The Problem with Fracking Trade Secrets

Environmentalists seeking greater disclosure of the chemicals used during hydraulic fracturing or “fracking” were dealt a blow last month when a Wyoming district court judge ruled that Wyoming’s Oil and Gas Conservation Commission did not have to disclose the identity of fracking compounds considered as trade secrets under Wyoming’s disclosure rules. The court’s decision serves to highlight the continued debate between environmentalists and oil and gas service companies over the sufficiency of state disclosure rules.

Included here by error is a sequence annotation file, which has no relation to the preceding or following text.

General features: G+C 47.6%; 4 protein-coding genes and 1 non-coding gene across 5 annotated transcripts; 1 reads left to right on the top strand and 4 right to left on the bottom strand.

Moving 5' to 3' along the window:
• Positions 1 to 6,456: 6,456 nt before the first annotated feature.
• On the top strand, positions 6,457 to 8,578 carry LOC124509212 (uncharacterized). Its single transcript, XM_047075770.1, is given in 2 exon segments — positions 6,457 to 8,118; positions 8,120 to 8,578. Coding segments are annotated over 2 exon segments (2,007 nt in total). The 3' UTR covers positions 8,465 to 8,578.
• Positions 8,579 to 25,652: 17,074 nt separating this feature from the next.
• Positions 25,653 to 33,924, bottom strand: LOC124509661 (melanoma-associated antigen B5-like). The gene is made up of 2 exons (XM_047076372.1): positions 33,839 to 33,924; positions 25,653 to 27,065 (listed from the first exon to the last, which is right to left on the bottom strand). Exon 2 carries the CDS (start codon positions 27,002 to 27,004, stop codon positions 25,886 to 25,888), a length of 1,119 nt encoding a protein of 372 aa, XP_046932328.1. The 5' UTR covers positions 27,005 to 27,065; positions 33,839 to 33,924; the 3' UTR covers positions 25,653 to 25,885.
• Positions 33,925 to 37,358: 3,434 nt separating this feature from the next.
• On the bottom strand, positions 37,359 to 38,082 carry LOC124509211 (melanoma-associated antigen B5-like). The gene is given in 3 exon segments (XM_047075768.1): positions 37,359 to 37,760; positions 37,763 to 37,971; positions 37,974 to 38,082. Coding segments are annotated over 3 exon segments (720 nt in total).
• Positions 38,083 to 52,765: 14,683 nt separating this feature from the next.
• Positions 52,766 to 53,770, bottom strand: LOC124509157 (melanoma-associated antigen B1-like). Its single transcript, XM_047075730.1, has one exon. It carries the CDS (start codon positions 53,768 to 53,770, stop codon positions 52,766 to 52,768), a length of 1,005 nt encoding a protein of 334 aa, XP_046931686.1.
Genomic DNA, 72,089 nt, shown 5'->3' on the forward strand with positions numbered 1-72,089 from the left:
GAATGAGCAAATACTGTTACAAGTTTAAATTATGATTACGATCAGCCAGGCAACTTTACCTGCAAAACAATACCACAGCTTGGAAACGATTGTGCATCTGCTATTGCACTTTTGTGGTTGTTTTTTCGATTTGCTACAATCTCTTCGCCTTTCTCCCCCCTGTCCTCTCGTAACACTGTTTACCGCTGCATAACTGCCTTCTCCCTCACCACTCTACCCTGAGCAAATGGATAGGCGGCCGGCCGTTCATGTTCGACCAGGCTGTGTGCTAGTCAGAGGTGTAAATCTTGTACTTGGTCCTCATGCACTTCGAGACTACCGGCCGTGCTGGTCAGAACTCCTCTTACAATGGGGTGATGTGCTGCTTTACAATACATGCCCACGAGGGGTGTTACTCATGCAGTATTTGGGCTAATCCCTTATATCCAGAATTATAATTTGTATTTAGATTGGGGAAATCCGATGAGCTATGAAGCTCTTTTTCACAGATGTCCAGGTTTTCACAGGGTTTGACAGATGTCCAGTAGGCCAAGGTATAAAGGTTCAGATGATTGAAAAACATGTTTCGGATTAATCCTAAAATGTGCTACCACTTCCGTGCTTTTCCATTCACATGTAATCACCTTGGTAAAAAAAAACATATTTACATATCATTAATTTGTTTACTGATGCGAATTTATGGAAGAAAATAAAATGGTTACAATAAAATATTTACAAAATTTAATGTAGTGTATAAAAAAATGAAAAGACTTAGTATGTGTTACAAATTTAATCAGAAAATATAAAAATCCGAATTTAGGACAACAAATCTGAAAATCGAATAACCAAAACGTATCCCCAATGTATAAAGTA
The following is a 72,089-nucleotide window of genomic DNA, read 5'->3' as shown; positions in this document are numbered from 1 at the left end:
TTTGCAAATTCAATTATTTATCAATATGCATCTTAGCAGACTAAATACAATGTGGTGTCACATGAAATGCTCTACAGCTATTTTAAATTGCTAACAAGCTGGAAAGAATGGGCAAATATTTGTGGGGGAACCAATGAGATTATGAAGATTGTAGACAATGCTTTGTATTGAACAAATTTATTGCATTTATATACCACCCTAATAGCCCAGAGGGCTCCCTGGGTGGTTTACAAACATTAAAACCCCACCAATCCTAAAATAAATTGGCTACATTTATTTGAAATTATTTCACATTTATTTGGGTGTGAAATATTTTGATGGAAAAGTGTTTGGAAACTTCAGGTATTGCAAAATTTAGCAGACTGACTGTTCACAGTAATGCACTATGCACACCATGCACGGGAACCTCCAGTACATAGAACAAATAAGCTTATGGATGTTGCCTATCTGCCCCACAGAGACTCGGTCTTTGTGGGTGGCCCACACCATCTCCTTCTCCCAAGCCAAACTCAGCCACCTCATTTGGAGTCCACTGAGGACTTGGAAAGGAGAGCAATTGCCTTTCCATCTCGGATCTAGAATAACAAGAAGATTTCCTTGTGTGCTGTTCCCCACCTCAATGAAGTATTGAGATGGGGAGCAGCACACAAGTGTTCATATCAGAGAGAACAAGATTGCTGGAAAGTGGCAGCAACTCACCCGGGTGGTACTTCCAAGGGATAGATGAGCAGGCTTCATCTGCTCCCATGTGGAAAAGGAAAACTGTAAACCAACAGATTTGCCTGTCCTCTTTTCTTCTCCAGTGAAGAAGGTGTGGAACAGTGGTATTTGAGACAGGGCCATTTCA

Fracking” is a process used by oil and natural gas producers to substantially increase production of oil or natural gas from new or existing wells. Fracking involves pumping massive amounts of fracturing fluids (composed of water and chemical additives) deep underground to create cracks in rock formations to allow the release of trapped oil and natural gas. Although chemical additives generally make up only 0.5 to 2.0 percent of fracturing fluids, hundreds of tons of chemical additives may be used during a single project. One project in Ohio was found to have involved the use of 10.5 million gallons of water, 5,066 tons of sand, and 484.5 tons of chemical additives. A report released by the Democrats of the Congressional Committee on Energy and Commerce revealed that between 2005 and 2009, the fourteen largest oil and natural gas service companies used a combined total of 780 million gallons of fracking compounds, not including water, and at least 750 different chemicals were used. Twenty-nine of those chemicals “are (1) known or possible human carcinogens, (2) regulated under the Safe Drinking Water Act for their risks to human health, or (3) listed as hazardous air pollutants under the Clean Air Act.” Many of these chemicals have not been evaluated for their long-term impacts on human health.